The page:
For all of this ... all of history, every part of your life is lifted up in the One who comes in all His glory! 12Then I turned to see the voice that was speaking to me, and on turning I saw seven golden lampstands, 13and in the midst of the lampstands one like a son of man, clothed with a long robe and with a golden sash around his chest. 14The hairs of his head were white like wool, as white as snow. His eyes were like a flame of fire, 15his feet were like burnished bronze, refined in a furnace, and his voice was like the roar of many waters. 16In his right hand he held seven stars, from his mouth came a sharp two-edged sword, and his face was like the sun shining in full strength.

The once dead, now raised, and exalted Son of Man now enjoys the full use of all of His divine attributes. And in His glorious presence the Churches are 'the light of the world,' but that light is not their own. It is derived from Him who is 'the light of the world,'" Christ stands in the midst of his churches in all generations. They are inseparable from their Head and Center, Jesus. He possesses a true human nature, but with this is combined the majesty of His eternal Godhead. He is both our High Priest and our King.

And so the picture of Jesus granted in this vision, shows the holiness, the all-penetrating power before which absolutely nothing is hidden. It details the majestic authority, the purpose, intent, of Christ and the power to back them. The eternal dominion is Christ's. The whole point of the vision is the wonderful majesty of the exalted Jesus, Whose human nature now fully uses all the attributes of the divine nature ... for the sake of His Church. All His attributes are a threat and terror to the unbeliever. All His attributes are an eternal comfort to the believer.

And again, that comfort is directly tied, not just to His risen glory and might but with His eternal message of Hope! 17When I saw him, [John wrote] I fell at his feet as though dead. But he laid his right hand on me, saying, “Fear not, I am the first and the last, 18and the living one. I died, and behold I am alive forevermore, and I have the keys of Death and Hades.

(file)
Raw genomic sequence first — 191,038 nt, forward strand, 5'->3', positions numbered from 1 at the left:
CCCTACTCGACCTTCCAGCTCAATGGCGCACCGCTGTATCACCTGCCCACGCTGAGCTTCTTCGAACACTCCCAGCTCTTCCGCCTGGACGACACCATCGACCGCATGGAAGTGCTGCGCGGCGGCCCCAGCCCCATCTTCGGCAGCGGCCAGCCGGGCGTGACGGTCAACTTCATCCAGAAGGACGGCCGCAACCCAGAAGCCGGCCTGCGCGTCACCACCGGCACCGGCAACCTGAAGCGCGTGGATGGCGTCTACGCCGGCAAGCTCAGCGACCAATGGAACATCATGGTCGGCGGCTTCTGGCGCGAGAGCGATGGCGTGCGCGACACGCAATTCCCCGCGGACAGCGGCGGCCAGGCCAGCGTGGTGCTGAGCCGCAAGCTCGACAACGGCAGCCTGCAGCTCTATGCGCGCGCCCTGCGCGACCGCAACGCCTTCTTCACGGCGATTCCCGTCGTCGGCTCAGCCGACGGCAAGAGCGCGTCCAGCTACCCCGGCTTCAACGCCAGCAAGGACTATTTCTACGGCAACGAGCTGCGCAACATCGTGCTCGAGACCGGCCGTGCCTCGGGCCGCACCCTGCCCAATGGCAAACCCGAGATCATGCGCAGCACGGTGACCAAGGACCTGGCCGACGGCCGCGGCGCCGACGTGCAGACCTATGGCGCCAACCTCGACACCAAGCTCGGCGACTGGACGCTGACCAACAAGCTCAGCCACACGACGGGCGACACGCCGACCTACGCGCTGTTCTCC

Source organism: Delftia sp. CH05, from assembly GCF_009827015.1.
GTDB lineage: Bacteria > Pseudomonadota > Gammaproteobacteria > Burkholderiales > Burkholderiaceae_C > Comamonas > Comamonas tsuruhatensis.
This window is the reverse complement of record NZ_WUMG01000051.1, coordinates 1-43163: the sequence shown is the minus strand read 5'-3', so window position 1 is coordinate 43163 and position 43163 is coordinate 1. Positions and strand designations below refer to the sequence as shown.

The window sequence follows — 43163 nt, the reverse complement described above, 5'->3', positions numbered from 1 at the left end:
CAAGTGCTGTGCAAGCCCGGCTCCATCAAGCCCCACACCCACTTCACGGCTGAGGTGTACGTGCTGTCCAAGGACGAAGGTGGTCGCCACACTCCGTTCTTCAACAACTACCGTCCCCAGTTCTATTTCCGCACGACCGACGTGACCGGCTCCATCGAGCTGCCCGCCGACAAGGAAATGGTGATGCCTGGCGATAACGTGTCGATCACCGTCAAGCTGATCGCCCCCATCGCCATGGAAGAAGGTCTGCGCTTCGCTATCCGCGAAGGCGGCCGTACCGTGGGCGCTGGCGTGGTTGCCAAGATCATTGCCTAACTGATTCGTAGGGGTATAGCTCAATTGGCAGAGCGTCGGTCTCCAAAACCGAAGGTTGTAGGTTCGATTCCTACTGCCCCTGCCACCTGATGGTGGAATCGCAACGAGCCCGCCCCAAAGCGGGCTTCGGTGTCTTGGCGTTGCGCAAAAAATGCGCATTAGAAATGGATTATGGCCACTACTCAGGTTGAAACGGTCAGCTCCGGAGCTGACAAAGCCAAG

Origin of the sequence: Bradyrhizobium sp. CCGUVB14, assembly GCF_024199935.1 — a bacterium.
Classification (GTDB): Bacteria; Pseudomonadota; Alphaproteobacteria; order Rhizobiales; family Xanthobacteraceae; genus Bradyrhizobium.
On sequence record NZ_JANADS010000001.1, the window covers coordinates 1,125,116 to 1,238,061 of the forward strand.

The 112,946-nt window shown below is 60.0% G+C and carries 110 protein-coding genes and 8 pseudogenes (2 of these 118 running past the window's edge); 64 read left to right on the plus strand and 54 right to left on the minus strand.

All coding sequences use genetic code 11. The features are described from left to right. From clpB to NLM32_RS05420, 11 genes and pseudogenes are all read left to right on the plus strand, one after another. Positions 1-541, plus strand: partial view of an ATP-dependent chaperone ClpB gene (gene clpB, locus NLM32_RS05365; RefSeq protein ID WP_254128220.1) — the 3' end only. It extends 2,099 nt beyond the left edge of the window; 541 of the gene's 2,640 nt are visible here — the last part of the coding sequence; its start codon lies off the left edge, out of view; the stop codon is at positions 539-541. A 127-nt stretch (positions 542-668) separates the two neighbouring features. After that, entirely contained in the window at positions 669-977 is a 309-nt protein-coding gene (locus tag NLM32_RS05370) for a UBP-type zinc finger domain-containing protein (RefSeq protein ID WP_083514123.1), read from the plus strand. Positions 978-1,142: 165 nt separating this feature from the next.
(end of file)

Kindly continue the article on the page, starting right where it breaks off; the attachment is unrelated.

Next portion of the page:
The prophet was dismayed in the presence of the Son of Man as Gideon once was dismayed in the presence of the Angel of the Lord and as Isaiah cried out when he beheld the King, the Lord of hosts. John collapsed before Him as Daniel collapsed and as Ezekiel fell unconscious. It was the same feeling of sinful inadequacy that moved Peter to cry out in the boat. But the prophet need not collapse in terror before Christ. The precious Gospel-call 'fear not' was intended to fill him with trust and confidence. What is true of the Lord God of the Old Testament prophets, is true also of Christ, He is the First and the Last, His is from everlasting to everlasting, the Refuge and the Strength of all believers until the end of time. He is the Living One. For Christ is risen! He is risen indeed! Alleluia!

And so in the heavenly vision of St. John we are reminded of this glorious Easter reality. Christ is living. Christ is in the midst of His church. Christ holds the whole of human history in His loving hands. There is no amount of suffering or frustration or grief that will deny you what is coming. For He is right here giving it to you even now. In the Gospel and the Sacraments you have been given the keys to life everlasting. You are no longer the last or the least, but the first in God’s heart and thoughts. In Holy Baptism, you are the living one who has already died and risen. And in Christ you (yes you!) will live forevermore!